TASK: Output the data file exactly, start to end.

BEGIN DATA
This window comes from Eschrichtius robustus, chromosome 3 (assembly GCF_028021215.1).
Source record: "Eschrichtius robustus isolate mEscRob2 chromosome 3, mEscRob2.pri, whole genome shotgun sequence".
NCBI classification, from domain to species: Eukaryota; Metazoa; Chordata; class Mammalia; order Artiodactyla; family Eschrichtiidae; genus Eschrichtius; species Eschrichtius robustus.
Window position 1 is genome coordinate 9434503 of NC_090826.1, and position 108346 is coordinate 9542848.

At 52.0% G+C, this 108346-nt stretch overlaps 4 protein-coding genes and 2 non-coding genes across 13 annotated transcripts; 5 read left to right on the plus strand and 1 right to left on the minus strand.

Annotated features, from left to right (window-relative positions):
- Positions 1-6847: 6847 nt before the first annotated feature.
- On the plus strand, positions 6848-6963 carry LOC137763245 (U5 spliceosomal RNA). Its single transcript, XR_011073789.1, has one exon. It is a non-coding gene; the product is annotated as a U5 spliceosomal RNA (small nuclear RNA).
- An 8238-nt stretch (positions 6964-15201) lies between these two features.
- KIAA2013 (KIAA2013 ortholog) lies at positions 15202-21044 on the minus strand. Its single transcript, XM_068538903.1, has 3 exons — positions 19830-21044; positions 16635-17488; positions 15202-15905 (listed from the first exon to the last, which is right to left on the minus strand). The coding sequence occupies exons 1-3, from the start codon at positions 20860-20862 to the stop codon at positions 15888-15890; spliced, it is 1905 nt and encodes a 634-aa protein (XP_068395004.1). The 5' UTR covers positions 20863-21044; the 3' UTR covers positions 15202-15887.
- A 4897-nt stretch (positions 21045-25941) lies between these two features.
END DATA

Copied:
This window comes from Eschrichtius robustus, chromosome 3 (assembly GCF_028021215.1).
Source record: "Eschrichtius robustus isolate mEscRob2 chromosome 3, mEscRob2.pri, whole genome shotgun sequence".
NCBI classification, from domain to species: Eukaryota; Metazoa; Chordata; class Mammalia; order Artiodactyla; family Eschrichtiidae; genus Eschrichtius; species Eschrichtius robustus.
Window position 1 is genome coordinate 9434503 of NC_090826.1, and position 108346 is coordinate 9542848.

At 52.0% G+C, this 108346-nt stretch overlaps 4 protein-coding genes and 2 non-coding genes across 13 annotated transcripts; 5 read left to right on the plus strand and 1 right to left on the minus strand.

Annotated features, from left to right (window-relative positions):
- Positions 1-6847: 6847 nt before the first annotated feature.
- On the plus strand, positions 6848-6963 carry LOC137763245 (U5 spliceosomal RNA). Its single transcript, XR_011073789.1, has one exon. It is a non-coding gene; the product is annotated as a U5 spliceosomal RNA (small nuclear RNA).
- An 8238-nt stretch (positions 6964-15201) lies between these two features.
- KIAA2013 (KIAA2013 ortholog) lies at positions 15202-21044 on the minus strand. Its single transcript, XM_068538903.1, has 3 exons — positions 19830-21044; positions 16635-17488; positions 15202-15905 (listed from the first exon to the last, which is right to left on the minus strand). The coding sequence occupies exons 1-3, from the start codon at positions 20860-20862 to the stop codon at positions 15888-15890; spliced, it is 1905 nt and encodes a 634-aa protein (XP_068395004.1). The 5' UTR covers positions 20863-21044; the 3' UTR covers positions 15202-15887.
- A 4897-nt stretch (positions 21045-25941) lies between these two features.